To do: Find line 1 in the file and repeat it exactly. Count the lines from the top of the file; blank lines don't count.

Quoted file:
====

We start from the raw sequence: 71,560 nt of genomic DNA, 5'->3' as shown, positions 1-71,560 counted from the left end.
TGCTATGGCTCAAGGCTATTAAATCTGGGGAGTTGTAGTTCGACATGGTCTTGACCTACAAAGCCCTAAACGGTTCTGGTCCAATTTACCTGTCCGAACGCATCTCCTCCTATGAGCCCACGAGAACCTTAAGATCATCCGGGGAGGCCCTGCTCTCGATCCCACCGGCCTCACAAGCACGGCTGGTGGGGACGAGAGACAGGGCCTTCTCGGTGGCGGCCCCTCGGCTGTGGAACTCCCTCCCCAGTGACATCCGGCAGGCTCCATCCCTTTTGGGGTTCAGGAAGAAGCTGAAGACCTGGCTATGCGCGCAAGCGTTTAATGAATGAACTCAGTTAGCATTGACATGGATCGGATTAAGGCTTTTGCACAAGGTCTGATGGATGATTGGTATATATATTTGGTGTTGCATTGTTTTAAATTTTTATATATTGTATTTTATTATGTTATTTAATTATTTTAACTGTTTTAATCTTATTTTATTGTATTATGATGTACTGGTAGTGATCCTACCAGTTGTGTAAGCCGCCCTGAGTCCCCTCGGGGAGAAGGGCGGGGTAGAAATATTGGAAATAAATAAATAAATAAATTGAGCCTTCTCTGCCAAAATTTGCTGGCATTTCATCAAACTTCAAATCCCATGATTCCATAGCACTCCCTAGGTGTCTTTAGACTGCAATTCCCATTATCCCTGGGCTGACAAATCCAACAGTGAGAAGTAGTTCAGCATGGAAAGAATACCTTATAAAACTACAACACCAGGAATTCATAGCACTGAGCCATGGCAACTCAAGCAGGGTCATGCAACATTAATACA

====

We start from the raw sequence: 71,560 nt of genomic DNA, 5'->3' as shown, positions 1-71,560 counted from the left end.